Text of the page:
In this battle the ones that suffer most are the small retailers or retailers unadapted to omnichannel operations. This companies cannot afford customers trying on merchandise only to buy it some place else, while still keeping the shop open. It’s not just a passing thing either. 33% of customers worldwide report being showroomers, with 21% using their mobile phones to do it ( Source ).
Even more, markets that are earlier adopters of this trend seem to be even more into it. 71% of shoppers in developed Asia, 60% in North America and 54% of European consumers report showrooming practices.
As probably small to medium retailers won’t just roll over and disappear a new type of partner will probably appear in the near future
Showrooming markets as outsourced product display
Traditionally, retailers evolved to outsource everything that didn’t make sense handling within the company. Things as manufacturing or logistics are now commonly outsourced to reliable partners, companies that handle more than one retailers.
It’s not just manufacturing or logistics. If you think about it, most retailers outsource vital areas of their operations. Financial reporting, IT services and sometimes even human resources are outsourced to partners providing reliable service and economies of scale. Globalization has helped push this trend as companies can find cheaper, reliable work offshore.
But so far stores were pretty much left untouched. Retailers still feel the need to control and manage stores as they see fit, even if sometimes it is not the most economically reliable thing to do. As showrooming decreases the need and efficiency for the self-managed store, as online retail becomes increasingly popular and outsourcing gains traction in the future product display in store will also be outsourced.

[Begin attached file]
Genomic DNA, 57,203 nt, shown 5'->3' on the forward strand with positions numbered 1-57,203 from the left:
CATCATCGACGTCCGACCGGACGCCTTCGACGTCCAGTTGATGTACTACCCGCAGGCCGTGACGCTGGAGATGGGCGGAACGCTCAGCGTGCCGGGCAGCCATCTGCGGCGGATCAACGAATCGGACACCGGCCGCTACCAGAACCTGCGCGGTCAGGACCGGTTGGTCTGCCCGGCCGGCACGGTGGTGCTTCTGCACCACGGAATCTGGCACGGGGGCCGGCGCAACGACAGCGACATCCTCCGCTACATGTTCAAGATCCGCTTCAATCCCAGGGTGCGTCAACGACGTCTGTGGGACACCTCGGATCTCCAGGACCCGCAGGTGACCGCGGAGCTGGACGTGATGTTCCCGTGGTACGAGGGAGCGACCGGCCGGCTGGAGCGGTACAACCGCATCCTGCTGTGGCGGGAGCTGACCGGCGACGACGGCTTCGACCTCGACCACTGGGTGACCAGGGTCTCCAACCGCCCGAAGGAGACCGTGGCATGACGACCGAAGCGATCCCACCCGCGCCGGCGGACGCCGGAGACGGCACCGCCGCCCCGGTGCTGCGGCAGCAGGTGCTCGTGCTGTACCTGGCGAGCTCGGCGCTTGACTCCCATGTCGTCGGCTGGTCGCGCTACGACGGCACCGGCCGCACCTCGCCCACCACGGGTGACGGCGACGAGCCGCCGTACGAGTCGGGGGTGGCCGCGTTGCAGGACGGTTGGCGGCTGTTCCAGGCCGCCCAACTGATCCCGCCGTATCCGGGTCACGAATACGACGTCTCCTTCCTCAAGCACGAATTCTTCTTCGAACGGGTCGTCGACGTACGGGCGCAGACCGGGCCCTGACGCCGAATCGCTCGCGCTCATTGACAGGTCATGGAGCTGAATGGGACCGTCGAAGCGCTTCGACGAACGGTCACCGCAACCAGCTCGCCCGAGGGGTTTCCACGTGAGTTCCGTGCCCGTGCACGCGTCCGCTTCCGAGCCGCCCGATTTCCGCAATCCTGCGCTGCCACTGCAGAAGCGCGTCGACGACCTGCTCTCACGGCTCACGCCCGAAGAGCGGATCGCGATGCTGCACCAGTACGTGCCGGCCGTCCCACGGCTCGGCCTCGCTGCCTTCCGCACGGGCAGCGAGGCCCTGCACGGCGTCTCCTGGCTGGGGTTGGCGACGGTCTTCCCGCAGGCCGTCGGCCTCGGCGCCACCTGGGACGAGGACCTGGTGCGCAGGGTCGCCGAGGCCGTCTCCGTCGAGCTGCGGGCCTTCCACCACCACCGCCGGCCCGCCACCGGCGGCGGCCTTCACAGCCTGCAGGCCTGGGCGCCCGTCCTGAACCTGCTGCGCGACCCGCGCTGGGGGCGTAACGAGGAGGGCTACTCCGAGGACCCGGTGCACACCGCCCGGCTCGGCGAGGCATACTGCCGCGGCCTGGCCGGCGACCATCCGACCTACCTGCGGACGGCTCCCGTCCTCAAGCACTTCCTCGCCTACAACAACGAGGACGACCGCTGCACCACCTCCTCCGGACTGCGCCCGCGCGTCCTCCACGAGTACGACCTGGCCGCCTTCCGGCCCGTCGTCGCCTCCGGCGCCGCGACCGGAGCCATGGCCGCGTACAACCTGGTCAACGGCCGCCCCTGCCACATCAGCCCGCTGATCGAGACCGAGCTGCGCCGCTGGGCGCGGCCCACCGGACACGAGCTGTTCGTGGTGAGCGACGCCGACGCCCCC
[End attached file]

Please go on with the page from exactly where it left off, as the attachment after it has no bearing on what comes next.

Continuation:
Millennials as well as older demographics still favor B&M stores. They also like to see and touch the products they are buying. But they don’t always buy from the shop displaying the product. There is a solution that will probably become commonplace in the future, especially for small and medium retailers.
As retailers need to optimize their pricing in order to compete to only pure plays and online retailers need to establish a physical presence, a new type of company will emerge. The showrooming market.
The showrooming market is a place that aims to provide customers with extended information on the product, as well as the full product experience. The concept is already available online, with markets such as Ebay providing product display space for smaller retailers, as well as online pure plays willing to try an additional sales channel.
The primary function for the showrooming market is product display, rather than sale. Its revenue sources would be retailers paying and competing for shelf space, but generally paying less than they would displaying the products on their on. Retailers, on the other hand, would benefit from an affordable B&M space, as well as a logistic point in product delivery, outsourced to companies that can do it better, due to economies of scale and process optimization.